What information should my personal health record contain?

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Dr. Kathleen Handal, MD
Emergency Medicine Specialist

Here’s a sample health history sheet (medical history/medication list):

Name: Mary D. Smith (Include middle initial)
Date: June 1, 2010 (last updated)
Date of birth: 1/1/1955
Physician’s name(s)/phone numbers: Dr. Barry Jones, General Practitioner, 401-332-3333; Dr. Lee Stark, cardiologist, 401-523-3343
Insurance company/phone number: ACE Insurance, 444-444-1111
In case of emergency (ICE) contact person/phone numbers: Don D. Smith, son, 443-323-2333 (home), 443-230-4655 (cell)
Clergy: Rev. Brian Clifford, 401-232-1131
Allergies: penicillin (rash), latex (rash), shellfish/iodine (anaphylaxis)
(List all medicine, food and environmental allergens. If you’re allergic to penicillin, describe the type of reaction you had when you took it. Allergies to shellfish are important to mention because some contrast dyes used in medical testing contain iodine. Latex allergies are important to note because latex is used in medical equipment and gloves.)
Medical history: hypertension (diagnosed 1999), insulin-dependent diabetes (diagnosed 1999), heart attack (2000), diverticulitis, cancer left breast (2002), hypothyroidism (diagnosed 1999)
Surgeries: left mastectomy (2003), appendectomy (1993)
Implanted devices: pacemaker left chest wall
(Remember, if you are being treated for a condition, even if it is well controlled, you still have that condition, so list it. Note if you have any metal in your body, including implants, shrapnel or implanted medical devices.)
Family history: lung cancer (mother, deceased 1999), diabetes (father), hypertension (brother)
Current prescribed medications:
Two Lasix 20 mg (total 40 mg), twice a day for high blood pressure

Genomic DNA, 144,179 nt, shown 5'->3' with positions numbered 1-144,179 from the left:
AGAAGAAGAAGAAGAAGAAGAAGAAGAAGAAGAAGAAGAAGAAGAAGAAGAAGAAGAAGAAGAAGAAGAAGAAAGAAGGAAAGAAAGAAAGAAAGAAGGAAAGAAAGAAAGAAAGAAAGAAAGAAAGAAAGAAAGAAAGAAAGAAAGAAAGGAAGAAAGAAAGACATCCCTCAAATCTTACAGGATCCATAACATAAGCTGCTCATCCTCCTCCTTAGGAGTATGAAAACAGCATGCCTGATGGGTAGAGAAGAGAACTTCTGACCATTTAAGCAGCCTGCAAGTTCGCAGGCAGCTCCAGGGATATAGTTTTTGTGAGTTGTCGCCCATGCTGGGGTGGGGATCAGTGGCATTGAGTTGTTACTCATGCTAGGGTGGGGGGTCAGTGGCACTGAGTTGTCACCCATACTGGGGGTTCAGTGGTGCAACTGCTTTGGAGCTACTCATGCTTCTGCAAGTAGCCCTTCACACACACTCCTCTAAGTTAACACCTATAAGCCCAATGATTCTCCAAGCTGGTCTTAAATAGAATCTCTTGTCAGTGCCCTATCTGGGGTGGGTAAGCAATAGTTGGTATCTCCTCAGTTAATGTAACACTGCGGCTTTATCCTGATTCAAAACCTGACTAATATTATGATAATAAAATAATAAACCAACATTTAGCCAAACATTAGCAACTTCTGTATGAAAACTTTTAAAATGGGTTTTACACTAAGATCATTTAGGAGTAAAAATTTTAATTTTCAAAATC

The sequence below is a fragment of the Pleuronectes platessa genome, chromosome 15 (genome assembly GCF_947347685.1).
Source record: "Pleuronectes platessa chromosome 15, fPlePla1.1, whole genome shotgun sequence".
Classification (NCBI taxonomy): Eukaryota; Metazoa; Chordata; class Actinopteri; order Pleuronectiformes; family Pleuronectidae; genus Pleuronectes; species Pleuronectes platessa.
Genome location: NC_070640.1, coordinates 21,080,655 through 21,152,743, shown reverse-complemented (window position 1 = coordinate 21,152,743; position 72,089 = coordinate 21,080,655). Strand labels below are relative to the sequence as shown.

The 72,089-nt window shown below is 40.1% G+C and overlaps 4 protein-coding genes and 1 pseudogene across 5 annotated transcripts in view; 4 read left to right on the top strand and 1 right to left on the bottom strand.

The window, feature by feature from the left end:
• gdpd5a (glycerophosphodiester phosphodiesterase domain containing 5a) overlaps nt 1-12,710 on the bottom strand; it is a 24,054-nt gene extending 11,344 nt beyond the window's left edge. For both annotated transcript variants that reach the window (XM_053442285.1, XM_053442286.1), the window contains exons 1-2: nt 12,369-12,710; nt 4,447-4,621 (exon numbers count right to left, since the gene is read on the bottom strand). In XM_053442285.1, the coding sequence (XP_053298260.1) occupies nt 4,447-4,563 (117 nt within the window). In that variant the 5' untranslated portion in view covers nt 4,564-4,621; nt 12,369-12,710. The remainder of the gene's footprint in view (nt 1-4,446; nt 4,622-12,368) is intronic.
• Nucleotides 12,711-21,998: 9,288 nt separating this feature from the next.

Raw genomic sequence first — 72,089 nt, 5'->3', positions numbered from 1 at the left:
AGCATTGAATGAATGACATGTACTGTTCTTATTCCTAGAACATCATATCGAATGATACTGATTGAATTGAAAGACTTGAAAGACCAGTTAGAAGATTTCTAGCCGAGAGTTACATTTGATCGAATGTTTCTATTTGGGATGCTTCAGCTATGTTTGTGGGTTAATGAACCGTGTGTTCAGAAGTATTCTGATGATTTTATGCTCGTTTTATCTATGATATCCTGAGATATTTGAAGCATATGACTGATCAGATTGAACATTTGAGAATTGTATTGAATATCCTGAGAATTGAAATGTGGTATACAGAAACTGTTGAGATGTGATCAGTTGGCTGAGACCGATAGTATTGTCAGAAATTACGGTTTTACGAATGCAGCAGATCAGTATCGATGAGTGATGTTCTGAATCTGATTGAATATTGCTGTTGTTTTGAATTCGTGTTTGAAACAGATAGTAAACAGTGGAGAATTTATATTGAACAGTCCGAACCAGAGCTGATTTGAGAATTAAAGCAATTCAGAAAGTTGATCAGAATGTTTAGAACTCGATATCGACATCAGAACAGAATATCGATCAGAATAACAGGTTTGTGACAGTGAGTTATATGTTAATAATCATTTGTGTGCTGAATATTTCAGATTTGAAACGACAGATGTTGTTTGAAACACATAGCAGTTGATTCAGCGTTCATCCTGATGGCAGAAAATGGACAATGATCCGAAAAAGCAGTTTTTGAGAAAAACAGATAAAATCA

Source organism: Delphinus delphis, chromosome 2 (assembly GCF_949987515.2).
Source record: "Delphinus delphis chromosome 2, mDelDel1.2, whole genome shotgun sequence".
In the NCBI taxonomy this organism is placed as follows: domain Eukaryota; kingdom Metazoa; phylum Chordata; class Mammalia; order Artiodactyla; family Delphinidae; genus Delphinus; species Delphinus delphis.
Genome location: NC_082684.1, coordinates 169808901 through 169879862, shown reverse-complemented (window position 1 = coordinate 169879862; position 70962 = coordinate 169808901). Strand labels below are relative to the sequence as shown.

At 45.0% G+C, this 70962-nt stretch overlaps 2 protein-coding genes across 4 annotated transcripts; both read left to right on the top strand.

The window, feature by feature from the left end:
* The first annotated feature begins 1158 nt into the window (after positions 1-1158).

Aspirin 81 mg, daily
Simvastatin, 40 mg, daily for high cholesterol
(Be sure to note the dose along with how many of each pill you take and how often. Double-check your spelling, pronunciation and the dosing information against the bottle.)
Over-the-counter (OTC)/herbal preparations:
Co-Q, red yeast rice, vitamin C, calcium, gingko
(Your health care team needs to know if you’re taking any OTC medications because they, too, have side effects and interact with other medications.)
Vaccinations:
Flu vaccine: (date) 11/1/09
Pneumonia vaccine: 10/20/07
Tetanus: 2/3/99
The medical professionals who treat you will appreciate the time and effort you have spent maintaining your health history information. Believe me, you’ve gained their respect by helping them do their jobs.

Your ER Survival Guide: What You Need To Know Before You Go (DocHandal's Guides Book 4)

More About this Book

Your ER Survival Guide: What You Need To Know Before You Go (DocHandal's Guides Book 4)

Few people get through life without at least one trip to the emergency room (ER), either as a patient or support person for a family member or friend.  "Your ER Survival Guide" is the new title for "Doc's ER Survival Guide" it is for non medical persons! It is designed to help calm readers' fears by giving them the lowdown on how an ER operates. The book is written by Kathleen Handal, MD, an emergency physician with over 20 years experience. Handal is a nationally and internationally known emergency medicine physician who authored "The American Red Cross First Aid & Safety Handbook" and co-authored a series of medical textbooks. Included are ten simple steps to follow to get ready for an ER visit, as well as valuable insight into how an ER operates so readers can advocate for the best care possible. Complicated tests and terminology are explained in easy-to-understand terms.Doctors and nurses are making decisions in a fast-paced, stressful environment. Mistakes can and do happen. So the more people know about what to expect the less likely one of those mistakes will happen to them. Reading the book is like having Doc Handal at your side when you need her the most.